Sometimes when I speak with marketing executives about social media, they seem to get it. But they don’t. Not really. They falsely believe that Twitter and Facebook are like every other broadcast channel. They see it as an opportunity to blast their message out to thousands of followers—for free!—and sell them stuff.
My response? No. No. NO! A thousand times, no! Twitter is not a broadcast medium.
Twitter and Facebook are relational tools not transactional tools. Contrary to what many think, social media rewards:
- Other-centeredness; and
It is a vehicle that appeals to people’s deep, God-given desire to connect. It works when there is trust. When it becomes just another form of spam (violating people’s trust), it fails to be effective.
For example, on Sunday morning, Chris Brogan posted a video review of his new Eagle Creek Tarmac 22 carry-on bag. I happened to be in the market for some new carry-on luggage, and Chris is someone whose opinion I respect—especially since I know he is such a road warrior. I immediately went onto the Eagle Creek Web site, found a local retailer, and bought one that afternoon. (I love it, by the way!)
Chris wasn’t trying to sell me. He wasn’t engaged in marketing—at least, not in a traditional sense. He was simply being helpful by sharing something that he believed was valuable. And, because I trust Chris’ opinion, I took his advice and bought the luggage he recommended. This is how social media marketing works. You have to jettison the old interruption-based, traditional marketing model. It just doesn’t work any more.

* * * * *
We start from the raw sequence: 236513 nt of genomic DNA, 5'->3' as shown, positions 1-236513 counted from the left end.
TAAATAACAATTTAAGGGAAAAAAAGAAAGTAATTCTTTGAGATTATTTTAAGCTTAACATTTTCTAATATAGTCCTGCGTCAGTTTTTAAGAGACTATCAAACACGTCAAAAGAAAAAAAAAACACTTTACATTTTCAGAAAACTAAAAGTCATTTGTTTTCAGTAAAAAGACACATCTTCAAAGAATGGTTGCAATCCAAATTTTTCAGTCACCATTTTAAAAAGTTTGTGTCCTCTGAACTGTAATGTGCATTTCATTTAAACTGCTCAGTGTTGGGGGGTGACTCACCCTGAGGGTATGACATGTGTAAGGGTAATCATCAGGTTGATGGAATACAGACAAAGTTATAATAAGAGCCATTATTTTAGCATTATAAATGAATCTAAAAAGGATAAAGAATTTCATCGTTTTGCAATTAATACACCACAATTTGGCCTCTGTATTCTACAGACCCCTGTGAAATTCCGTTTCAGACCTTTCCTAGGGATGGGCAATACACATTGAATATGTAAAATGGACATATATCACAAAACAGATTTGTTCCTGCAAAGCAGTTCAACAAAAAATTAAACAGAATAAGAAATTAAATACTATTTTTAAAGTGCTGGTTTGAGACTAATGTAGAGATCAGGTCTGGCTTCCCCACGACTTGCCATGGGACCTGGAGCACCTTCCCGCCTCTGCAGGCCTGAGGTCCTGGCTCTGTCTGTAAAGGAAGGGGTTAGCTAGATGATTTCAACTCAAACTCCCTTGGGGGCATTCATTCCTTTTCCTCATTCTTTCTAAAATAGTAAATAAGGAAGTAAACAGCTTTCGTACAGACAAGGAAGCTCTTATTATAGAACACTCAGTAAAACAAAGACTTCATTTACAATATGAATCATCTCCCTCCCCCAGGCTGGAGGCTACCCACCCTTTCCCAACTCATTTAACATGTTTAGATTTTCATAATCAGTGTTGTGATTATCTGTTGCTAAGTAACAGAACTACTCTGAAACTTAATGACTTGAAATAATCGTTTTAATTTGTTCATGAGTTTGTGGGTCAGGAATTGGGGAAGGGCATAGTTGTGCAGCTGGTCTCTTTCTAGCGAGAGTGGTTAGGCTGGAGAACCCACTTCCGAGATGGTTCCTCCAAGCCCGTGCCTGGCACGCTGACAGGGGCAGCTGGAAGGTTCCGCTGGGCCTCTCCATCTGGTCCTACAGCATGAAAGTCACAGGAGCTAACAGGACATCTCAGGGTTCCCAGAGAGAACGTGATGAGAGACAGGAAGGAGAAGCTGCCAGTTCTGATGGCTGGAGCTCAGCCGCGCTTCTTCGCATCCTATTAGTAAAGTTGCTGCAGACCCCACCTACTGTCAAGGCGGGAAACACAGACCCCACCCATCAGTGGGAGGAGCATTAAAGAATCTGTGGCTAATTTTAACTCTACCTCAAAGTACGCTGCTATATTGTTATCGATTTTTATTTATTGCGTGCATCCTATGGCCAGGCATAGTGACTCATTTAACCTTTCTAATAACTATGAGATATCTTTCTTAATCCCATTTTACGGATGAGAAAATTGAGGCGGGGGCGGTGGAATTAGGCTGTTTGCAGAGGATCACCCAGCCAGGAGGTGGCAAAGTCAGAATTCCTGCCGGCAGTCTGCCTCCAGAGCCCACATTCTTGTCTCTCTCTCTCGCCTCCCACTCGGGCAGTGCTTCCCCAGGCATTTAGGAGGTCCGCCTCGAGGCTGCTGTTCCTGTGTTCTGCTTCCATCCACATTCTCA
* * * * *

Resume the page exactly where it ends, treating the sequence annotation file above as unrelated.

But Chris wasn’t asking me for anything. In fact, he rarely asks for a commitment from his followers or blog readers. Instead, he faithfully gives to his audience, day after day. He practices digital generosity. As a result, when he does ask for something, his followers and fans respond.
This phenomenon is what I have come to call the 20-to-1 rule. It represents a ratio. It means that you have to make 20 relational deposits for every marketing withdrawal. This isn’t science. I don’t have any hard, empirical evidence to prove it.
But I have observed that if you just keep asking people to do something—buy your book, come to our conference, sign up for our cause—without making adequate deposits, they will begin ignoring you. Eventually, they will unfollow you and disconnect from your updates.
No one wants to be spammed. Not today. There are too many alternative sources of content. If you want to build a social media platform, one where people listen to you, then you have to be a giver not a taker. I think 20-to-1 is about right.